A vote to advance the massive coronavirus stimulus bill failed on Sunday night in the Senate, as negotiations so far had yet to produce a deal on the more than trillion-dollar aid package.
Republicans, who needed 60 votes to move forward on the bill, weren’t able to win over any Democrats to proceed, meaning that no aid will flow to the economy — including checks to individuals, help for small businesses and bailouts for big corporations — until a deal is reached.
Democrats said they dissatisfied with worker protections in the bill, which was written by Republicans, and say the rules on corporate bailouts are too lax.
“We’ll see what happens, I think we’ll get there,” President Donald Trump said at the White House moments after the measure failed to advance. “We have to help the worker, we have to save the companies.”
After the vote, Senate Majority Leader Mitch McConnell, R-Ky., sought to have the vote reconsidered at a later time.
“The Speaker of the House (Pelosi) shows up and we’re back to square one,” McConnell said, blaming Democrats for “obstruction.”
The stalemate unfolded after top Democrats said Sunday they’re not yet ready to sign off on the major coronavirus stimulus package — and will be preparing their own legislation — as Congress attempts to ready the bill for passage as soon as Monday.
Just before an 11 a.m. meeting between the top Republican and Democratic congressional leaders, as well as Treasury Secretary Steven Mnuchin, House Speaker Nancy Pelosi, D-Calif., told reporters that “from my standpoint, we are apart.”
Senate Minority Leader Chuck Schumer, D-N.Y., told reporters ahead of the meeting that “we need a bill that puts workers first, not corporations” and declined to say whether he supports the current bill.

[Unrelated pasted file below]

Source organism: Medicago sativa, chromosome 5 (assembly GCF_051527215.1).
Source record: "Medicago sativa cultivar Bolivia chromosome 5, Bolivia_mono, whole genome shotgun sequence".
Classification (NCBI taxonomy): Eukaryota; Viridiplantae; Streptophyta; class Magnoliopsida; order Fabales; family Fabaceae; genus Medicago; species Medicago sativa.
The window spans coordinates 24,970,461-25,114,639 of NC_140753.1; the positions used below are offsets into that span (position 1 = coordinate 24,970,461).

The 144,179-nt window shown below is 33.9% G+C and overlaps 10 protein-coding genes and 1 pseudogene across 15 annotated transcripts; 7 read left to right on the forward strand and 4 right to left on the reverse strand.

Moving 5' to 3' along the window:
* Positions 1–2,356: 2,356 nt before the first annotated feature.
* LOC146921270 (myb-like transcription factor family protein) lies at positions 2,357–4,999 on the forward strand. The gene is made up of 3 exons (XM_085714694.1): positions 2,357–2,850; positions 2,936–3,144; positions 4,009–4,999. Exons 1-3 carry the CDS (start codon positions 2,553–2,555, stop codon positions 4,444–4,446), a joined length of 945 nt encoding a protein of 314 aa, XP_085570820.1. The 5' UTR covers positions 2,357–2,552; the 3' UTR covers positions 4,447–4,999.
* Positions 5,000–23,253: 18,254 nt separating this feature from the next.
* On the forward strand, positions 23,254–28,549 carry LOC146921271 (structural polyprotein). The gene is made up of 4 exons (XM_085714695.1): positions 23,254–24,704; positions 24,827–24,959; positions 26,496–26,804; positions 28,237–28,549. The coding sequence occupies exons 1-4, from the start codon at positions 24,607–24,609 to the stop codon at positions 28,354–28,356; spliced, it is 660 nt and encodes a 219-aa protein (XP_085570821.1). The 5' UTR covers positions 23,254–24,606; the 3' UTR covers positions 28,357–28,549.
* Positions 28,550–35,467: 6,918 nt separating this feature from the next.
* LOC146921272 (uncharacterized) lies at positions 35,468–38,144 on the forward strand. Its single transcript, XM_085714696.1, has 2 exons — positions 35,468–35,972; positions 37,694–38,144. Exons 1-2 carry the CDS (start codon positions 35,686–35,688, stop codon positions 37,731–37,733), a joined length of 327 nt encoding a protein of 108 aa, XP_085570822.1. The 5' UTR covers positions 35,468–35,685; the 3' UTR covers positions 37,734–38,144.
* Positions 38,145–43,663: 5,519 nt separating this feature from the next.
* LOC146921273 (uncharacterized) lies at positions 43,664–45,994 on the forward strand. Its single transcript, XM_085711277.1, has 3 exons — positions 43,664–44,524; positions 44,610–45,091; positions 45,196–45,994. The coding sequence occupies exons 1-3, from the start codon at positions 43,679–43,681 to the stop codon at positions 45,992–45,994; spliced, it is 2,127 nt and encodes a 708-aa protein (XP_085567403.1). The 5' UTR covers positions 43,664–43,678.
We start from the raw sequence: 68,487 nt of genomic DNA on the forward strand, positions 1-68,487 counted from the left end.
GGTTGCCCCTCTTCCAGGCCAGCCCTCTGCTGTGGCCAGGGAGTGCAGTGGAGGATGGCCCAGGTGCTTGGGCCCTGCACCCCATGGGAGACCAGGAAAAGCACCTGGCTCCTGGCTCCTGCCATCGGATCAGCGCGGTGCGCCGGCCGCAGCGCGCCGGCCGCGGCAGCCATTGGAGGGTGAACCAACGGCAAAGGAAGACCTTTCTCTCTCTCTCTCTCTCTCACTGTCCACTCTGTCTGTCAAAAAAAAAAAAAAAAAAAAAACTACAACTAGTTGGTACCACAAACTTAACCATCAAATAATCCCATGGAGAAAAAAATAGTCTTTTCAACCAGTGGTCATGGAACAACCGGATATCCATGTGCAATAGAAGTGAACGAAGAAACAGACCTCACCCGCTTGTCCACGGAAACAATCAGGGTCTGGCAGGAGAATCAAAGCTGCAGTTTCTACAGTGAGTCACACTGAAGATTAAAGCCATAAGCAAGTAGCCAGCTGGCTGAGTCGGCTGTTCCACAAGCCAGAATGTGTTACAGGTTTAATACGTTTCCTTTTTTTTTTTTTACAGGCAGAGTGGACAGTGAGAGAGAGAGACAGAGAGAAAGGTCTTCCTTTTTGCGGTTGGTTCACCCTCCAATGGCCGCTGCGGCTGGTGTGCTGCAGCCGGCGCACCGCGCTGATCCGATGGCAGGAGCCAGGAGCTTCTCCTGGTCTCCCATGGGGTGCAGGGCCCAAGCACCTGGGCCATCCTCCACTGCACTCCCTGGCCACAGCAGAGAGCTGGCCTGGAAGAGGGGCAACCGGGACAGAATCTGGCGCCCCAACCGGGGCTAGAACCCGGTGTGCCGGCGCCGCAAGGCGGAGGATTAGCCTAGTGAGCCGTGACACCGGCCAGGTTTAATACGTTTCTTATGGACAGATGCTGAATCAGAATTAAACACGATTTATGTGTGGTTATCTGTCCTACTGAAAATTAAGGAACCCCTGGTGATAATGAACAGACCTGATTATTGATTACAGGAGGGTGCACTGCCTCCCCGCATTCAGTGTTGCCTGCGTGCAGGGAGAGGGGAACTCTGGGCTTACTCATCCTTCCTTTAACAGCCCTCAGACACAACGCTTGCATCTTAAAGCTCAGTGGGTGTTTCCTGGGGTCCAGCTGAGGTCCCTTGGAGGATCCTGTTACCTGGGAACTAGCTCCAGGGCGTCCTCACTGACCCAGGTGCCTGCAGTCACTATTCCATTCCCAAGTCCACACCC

Leaving Sunday’s meeting, Pelosi said that she will introduce her own legislative package but that “we are still talking” with Republican leaders. She said that at this point, however, there is no bipartisan deal.
The meeting came hours before a critical procedural vote on the Phase III bill, the text of which has not yet been released. McConnell had delayed the vote from 3 p.m. to 6 p.m. ET on Sunday to give congressional leaders more time to hammer out the details.
Just before Sunday morning’s meeting, Democrats revealed what they are still opposed to in the stimulus package. According to a person familiar with the negotiations, Democrats say the language would allow for corporations to keep bailout money while still firing workers, that the bailout money would have virtually no restraints and that there are very weak stock buyback restrictions.
A senior Democratic aide told NBC News that Democrats are concerned that the bill lacks specific provisions to protect people from evictions, foreclosure or forbearance and that it would allow for only three months of unemployment insurance.